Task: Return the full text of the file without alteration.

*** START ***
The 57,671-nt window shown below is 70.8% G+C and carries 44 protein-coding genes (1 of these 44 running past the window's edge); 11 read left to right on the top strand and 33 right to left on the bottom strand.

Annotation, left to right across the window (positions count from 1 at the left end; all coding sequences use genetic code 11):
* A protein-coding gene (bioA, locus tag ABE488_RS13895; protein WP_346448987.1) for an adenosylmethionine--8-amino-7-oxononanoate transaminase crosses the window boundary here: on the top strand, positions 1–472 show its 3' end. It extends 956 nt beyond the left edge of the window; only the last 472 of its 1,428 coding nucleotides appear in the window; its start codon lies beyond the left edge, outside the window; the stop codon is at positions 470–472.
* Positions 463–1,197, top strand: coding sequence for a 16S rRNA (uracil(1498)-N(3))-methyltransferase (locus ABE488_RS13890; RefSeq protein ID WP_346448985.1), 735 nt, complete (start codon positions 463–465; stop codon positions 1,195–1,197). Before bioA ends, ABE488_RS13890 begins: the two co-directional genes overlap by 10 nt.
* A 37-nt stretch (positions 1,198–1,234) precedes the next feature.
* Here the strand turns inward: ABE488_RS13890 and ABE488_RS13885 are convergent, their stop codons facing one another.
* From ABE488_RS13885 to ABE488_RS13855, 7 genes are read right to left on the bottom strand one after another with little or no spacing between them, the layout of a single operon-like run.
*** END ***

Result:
The 57,671-nt window shown below is 70.8% G+C and carries 44 protein-coding genes (1 of these 44 running past the window's edge); 11 read left to right on the top strand and 33 right to left on the bottom strand.

Annotation, left to right across the window (positions count from 1 at the left end; all coding sequences use genetic code 11):
* A protein-coding gene (bioA, locus tag ABE488_RS13895; protein WP_346448987.1) for an adenosylmethionine--8-amino-7-oxononanoate transaminase crosses the window boundary here: on the top strand, positions 1–472 show its 3' end. It extends 956 nt beyond the left edge of the window; only the last 472 of its 1,428 coding nucleotides appear in the window; its start codon lies beyond the left edge, outside the window; the stop codon is at positions 470–472.
* Positions 463–1,197, top strand: coding sequence for a 16S rRNA (uracil(1498)-N(3))-methyltransferase (locus ABE488_RS13890; RefSeq protein ID WP_346448985.1), 735 nt, complete (start codon positions 463–465; stop codon positions 1,195–1,197). Before bioA ends, ABE488_RS13890 begins: the two co-directional genes overlap by 10 nt.
* A 37-nt stretch (positions 1,198–1,234) precedes the next feature.
* Here the strand turns inward: ABE488_RS13890 and ABE488_RS13885 are convergent, their stop codons facing one another.
* From ABE488_RS13885 to ABE488_RS13855, 7 genes are read right to left on the bottom strand one after another with little or no spacing between them, the layout of a single operon-like run.